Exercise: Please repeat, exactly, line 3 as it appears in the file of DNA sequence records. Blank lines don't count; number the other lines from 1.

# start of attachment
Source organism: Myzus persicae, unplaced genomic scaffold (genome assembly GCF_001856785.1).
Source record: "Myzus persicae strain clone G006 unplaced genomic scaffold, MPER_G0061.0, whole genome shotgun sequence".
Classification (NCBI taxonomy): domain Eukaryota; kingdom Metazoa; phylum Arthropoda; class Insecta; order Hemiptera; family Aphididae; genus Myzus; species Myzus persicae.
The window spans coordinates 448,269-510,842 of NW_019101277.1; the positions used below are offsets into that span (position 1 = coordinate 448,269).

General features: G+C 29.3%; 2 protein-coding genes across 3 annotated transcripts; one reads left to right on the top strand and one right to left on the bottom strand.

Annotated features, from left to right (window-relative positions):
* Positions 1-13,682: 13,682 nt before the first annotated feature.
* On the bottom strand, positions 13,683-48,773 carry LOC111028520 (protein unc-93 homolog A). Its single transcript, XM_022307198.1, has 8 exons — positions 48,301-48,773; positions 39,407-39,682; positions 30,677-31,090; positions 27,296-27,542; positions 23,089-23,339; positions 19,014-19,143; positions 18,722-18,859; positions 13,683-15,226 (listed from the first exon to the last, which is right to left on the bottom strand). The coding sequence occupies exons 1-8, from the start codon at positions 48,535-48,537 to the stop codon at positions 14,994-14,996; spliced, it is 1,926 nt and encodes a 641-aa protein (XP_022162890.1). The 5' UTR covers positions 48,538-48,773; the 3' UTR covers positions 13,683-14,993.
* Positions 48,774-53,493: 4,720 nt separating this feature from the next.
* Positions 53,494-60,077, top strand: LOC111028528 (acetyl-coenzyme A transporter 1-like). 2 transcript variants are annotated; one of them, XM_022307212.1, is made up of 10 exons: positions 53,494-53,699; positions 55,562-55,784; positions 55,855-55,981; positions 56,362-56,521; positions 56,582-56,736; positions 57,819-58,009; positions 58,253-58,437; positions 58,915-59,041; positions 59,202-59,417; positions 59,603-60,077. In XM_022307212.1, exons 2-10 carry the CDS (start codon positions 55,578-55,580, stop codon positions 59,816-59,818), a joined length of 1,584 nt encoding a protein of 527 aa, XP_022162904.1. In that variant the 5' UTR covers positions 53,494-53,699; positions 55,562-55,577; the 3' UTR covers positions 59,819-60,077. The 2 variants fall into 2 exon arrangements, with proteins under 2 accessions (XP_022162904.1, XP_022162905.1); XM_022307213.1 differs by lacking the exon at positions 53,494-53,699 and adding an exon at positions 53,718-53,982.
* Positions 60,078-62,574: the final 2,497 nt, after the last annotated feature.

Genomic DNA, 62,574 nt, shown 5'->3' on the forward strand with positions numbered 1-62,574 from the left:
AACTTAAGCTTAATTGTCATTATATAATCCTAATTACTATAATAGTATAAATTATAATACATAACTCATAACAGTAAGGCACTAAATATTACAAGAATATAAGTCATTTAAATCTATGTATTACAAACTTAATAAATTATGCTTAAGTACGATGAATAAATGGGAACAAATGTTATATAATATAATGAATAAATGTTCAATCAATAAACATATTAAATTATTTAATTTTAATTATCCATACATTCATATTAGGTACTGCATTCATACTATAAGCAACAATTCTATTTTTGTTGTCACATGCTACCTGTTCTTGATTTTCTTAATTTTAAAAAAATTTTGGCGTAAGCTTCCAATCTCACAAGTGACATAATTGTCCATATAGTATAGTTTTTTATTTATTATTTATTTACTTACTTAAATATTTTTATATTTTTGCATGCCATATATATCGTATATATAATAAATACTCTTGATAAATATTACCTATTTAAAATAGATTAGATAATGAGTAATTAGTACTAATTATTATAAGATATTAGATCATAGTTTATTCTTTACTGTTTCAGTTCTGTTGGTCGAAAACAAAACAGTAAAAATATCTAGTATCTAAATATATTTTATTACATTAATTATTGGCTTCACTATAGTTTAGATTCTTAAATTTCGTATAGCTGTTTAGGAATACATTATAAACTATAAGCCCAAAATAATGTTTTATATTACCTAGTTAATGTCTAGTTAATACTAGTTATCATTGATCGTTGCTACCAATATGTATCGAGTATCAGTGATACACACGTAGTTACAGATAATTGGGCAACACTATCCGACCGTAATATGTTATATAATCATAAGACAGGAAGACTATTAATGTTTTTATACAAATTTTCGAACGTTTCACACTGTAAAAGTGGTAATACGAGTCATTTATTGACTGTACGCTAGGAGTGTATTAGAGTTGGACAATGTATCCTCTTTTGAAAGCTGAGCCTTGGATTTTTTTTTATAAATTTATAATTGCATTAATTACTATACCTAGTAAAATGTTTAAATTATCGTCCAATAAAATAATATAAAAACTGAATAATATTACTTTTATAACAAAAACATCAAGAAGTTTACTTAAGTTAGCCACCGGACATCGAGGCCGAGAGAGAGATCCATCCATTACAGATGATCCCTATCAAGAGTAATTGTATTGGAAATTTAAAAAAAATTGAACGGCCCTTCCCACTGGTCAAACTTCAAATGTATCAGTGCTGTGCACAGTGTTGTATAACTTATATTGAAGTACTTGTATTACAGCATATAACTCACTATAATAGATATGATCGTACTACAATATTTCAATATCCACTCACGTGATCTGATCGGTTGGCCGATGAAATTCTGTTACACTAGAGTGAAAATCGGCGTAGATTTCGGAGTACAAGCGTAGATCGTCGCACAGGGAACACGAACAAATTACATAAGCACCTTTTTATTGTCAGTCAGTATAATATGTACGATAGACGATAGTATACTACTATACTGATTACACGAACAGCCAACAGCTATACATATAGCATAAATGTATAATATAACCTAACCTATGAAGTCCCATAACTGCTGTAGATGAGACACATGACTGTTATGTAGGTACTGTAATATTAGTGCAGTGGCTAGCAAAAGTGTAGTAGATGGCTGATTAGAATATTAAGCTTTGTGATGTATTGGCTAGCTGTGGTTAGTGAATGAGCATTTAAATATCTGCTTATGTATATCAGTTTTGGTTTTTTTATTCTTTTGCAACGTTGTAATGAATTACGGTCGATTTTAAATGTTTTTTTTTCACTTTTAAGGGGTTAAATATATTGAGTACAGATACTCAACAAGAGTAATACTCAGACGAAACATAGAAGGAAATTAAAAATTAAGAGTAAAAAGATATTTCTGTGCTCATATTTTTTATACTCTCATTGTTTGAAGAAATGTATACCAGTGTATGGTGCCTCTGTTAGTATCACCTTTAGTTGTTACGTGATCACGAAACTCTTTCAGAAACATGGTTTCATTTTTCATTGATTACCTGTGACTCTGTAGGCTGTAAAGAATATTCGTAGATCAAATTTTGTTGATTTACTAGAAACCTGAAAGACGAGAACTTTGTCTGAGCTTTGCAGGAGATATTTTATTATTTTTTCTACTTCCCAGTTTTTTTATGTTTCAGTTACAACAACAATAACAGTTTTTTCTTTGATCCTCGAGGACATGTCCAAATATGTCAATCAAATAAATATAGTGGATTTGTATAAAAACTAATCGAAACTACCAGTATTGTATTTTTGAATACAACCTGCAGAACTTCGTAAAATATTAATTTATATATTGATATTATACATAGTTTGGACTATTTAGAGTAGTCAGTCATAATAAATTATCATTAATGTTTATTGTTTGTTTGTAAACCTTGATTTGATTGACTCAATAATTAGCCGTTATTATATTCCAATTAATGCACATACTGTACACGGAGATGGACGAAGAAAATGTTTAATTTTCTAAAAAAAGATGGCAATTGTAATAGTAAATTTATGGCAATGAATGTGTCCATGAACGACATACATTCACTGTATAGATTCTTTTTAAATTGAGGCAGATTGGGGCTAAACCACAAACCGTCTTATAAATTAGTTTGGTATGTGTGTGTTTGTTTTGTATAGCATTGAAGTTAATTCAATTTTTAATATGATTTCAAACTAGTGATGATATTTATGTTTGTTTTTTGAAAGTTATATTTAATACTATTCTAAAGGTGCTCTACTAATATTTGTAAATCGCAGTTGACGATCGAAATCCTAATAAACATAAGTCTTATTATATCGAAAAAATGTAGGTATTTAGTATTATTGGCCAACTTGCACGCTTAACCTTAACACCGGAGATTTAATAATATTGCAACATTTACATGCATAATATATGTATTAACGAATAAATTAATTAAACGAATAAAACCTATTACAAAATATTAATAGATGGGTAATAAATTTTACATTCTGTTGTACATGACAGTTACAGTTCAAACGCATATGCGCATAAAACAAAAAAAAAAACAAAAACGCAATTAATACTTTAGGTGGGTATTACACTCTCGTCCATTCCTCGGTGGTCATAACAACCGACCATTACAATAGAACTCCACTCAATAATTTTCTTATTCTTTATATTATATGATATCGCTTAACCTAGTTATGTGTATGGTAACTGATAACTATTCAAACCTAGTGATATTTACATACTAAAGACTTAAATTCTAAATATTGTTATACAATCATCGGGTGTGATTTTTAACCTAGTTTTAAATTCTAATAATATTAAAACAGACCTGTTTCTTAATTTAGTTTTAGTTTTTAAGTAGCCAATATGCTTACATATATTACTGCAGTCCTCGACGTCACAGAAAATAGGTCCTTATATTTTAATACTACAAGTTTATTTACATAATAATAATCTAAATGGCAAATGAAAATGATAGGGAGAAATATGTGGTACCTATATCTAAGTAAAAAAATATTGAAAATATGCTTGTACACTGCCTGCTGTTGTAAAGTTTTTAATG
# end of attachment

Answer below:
Classification (NCBI taxonomy): domain Eukaryota; kingdom Metazoa; phylum Arthropoda; class Insecta; order Hemiptera; family Aphididae; genus Myzus; species Myzus persicae.